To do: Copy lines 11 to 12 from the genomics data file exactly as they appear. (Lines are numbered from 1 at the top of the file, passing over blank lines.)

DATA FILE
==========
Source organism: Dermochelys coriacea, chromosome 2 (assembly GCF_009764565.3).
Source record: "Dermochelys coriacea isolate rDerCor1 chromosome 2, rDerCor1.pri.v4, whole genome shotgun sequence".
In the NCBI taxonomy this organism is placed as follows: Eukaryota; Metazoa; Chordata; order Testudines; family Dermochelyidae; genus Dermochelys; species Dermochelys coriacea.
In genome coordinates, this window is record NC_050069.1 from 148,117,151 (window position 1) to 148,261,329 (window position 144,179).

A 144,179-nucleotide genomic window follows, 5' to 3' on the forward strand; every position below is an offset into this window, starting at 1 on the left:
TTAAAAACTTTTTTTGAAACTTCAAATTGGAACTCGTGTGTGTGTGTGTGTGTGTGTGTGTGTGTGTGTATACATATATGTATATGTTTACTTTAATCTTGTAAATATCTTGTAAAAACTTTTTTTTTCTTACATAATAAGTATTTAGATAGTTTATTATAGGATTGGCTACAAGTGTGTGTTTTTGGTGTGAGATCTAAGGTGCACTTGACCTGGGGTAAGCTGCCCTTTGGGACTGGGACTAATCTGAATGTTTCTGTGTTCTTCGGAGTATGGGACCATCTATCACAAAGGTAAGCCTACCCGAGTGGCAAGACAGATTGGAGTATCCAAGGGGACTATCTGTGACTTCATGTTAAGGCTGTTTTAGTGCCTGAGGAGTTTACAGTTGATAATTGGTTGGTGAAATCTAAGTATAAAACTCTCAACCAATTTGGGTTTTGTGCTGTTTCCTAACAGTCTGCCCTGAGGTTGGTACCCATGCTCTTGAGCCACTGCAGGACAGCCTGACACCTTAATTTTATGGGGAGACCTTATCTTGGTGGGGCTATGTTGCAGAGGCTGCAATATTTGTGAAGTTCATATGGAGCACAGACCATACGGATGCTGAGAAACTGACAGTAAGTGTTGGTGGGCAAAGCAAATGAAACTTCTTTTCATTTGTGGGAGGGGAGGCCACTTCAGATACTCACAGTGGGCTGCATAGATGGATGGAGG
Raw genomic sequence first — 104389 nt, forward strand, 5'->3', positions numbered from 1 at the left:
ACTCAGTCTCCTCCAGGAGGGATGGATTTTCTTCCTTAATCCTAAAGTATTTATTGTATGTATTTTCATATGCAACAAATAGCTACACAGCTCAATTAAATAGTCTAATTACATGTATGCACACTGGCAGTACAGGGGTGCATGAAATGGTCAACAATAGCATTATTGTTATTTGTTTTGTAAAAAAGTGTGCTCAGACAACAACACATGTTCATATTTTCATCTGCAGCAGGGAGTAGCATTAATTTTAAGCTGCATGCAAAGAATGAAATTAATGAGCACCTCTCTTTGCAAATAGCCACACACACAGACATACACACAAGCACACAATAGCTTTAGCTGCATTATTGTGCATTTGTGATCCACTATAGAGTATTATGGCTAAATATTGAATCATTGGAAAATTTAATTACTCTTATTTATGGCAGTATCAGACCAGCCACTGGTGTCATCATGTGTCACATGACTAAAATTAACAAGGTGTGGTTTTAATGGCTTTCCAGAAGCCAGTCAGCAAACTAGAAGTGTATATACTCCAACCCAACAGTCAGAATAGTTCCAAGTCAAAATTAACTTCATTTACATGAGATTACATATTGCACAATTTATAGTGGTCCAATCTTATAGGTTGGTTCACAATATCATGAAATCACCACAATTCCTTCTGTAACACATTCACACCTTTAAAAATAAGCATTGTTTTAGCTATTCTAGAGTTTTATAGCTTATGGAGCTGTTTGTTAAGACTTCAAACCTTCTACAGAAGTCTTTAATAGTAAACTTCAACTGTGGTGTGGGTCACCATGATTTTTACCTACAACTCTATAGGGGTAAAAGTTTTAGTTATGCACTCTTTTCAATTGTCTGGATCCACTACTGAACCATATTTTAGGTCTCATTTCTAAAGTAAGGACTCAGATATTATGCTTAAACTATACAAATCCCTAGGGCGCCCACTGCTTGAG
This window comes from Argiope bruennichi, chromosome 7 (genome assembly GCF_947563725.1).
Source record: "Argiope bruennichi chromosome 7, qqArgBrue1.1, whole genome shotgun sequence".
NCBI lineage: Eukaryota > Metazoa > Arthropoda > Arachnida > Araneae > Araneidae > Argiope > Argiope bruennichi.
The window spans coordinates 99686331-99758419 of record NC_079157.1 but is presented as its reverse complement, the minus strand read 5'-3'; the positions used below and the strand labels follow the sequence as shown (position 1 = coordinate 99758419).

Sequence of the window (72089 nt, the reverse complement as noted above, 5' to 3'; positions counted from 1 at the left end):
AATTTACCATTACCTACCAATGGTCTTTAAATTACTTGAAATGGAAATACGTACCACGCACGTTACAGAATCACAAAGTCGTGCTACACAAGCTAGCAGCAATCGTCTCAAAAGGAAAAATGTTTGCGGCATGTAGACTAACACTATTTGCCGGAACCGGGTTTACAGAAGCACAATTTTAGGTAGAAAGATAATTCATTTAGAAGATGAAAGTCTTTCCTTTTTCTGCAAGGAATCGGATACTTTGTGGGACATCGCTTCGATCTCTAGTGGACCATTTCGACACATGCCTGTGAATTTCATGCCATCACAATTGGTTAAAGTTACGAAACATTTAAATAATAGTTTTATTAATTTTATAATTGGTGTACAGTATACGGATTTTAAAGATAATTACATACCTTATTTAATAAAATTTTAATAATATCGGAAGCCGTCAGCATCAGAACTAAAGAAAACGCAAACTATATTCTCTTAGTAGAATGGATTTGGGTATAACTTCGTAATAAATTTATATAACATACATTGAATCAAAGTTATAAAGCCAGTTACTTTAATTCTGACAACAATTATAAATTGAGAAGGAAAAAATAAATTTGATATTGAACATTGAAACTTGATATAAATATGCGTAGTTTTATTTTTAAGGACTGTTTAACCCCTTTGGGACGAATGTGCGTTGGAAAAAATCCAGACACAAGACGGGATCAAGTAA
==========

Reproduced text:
NCBI lineage: Eukaryota > Metazoa > Arthropoda > Arachnida > Araneae > Araneidae > Argiope > Argiope bruennichi.
The window spans coordinates 99686331-99758419 of record NC_079157.1 but is presented as its reverse complement, the minus strand read 5'-3'; the positions used below and the strand labels follow the sequence as shown (position 1 = coordinate 99758419).